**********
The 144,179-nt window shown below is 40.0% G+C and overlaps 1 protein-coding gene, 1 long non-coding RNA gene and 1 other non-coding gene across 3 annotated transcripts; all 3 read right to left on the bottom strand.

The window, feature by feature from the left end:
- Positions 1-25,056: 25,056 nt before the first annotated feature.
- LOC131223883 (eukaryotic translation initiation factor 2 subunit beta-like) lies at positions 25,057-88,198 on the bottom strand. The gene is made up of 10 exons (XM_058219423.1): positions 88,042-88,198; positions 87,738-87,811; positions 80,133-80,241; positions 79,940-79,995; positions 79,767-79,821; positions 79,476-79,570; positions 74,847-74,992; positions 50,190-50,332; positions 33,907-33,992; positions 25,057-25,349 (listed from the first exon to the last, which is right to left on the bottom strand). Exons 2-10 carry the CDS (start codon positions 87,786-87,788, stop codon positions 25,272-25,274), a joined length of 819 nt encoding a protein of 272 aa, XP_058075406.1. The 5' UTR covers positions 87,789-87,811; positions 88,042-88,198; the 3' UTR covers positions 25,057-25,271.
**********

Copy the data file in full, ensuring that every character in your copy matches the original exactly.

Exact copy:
The 144,179-nt window shown below is 40.0% G+C and overlaps 1 protein-coding gene, 1 long non-coding RNA gene and 1 other non-coding gene across 3 annotated transcripts; all 3 read right to left on the bottom strand.

The window, feature by feature from the left end:
- Positions 1-25,056: 25,056 nt before the first annotated feature.
- LOC131223883 (eukaryotic translation initiation factor 2 subunit beta-like) lies at positions 25,057-88,198 on the bottom strand. The gene is made up of 10 exons (XM_058219423.1): positions 88,042-88,198; positions 87,738-87,811; positions 80,133-80,241; positions 79,940-79,995; positions 79,767-79,821; positions 79,476-79,570; positions 74,847-74,992; positions 50,190-50,332; positions 33,907-33,992; positions 25,057-25,349 (listed from the first exon to the last, which is right to left on the bottom strand). Exons 2-10 carry the CDS (start codon positions 87,786-87,788, stop codon positions 25,272-25,274), a joined length of 819 nt encoding a protein of 272 aa, XP_058075406.1. The 5' UTR covers positions 87,789-87,811; positions 88,042-88,198; the 3' UTR covers positions 25,057-25,271.